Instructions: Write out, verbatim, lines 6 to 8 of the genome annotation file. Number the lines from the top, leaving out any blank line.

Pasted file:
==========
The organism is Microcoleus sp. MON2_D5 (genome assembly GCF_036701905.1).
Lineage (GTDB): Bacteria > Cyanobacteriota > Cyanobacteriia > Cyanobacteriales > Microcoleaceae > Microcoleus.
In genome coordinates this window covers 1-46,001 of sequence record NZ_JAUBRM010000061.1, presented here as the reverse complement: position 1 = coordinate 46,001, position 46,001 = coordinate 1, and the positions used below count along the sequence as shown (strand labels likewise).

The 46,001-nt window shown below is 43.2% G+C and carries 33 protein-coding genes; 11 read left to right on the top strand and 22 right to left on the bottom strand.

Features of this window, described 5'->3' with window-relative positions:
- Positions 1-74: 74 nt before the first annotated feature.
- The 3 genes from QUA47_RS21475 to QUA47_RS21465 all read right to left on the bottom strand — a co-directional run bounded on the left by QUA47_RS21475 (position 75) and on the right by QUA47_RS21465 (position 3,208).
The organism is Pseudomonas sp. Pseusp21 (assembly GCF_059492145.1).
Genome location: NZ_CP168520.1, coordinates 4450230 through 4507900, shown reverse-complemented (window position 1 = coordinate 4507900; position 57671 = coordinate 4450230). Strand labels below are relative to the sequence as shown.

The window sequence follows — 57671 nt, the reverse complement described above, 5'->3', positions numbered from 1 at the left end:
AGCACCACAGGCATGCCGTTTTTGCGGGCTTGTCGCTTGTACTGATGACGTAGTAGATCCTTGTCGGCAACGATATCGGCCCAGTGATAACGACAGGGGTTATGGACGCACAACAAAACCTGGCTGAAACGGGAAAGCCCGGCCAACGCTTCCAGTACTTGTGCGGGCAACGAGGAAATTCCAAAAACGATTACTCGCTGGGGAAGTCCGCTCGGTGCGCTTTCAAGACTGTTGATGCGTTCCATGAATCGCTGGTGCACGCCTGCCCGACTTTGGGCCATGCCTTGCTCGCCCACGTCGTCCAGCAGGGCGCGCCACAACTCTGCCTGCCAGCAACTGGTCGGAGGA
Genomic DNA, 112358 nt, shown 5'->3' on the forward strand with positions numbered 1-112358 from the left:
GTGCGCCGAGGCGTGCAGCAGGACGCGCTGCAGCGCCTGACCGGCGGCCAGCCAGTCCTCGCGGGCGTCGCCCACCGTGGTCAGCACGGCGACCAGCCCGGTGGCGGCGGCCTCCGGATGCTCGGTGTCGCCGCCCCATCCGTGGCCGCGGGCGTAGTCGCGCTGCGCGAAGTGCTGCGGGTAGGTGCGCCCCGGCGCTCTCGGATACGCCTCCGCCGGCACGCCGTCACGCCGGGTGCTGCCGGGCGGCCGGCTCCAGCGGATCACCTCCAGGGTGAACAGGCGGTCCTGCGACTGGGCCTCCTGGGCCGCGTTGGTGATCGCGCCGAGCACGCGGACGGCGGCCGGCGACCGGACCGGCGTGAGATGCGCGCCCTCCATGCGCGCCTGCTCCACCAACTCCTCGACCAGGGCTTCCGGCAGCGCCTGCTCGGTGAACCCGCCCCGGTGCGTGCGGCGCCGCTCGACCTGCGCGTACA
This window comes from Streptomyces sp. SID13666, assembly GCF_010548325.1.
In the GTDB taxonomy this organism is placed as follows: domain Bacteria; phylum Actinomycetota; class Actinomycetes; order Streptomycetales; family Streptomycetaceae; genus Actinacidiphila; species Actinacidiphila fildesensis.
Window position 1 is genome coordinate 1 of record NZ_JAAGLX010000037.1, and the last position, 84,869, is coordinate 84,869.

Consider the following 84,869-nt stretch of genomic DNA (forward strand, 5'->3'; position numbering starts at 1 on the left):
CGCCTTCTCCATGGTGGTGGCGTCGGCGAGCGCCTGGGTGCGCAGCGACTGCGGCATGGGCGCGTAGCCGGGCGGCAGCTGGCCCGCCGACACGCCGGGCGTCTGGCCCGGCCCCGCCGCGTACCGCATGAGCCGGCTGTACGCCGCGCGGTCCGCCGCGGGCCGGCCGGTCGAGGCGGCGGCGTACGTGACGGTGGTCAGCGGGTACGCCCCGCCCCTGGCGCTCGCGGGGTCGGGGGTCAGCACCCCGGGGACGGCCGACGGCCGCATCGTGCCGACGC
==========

- Positions 1-74: 74 nt before the first annotated feature.
- The 3 genes from QUA47_RS21475 to QUA47_RS21465 all read right to left on the bottom strand — a co-directional run bounded on the left by QUA47_RS21475 (position 75) and on the right by QUA47_RS21465 (position 3,208).
The organism is Pseudomonas sp. Pseusp21 (assembly GCF_059492145.1).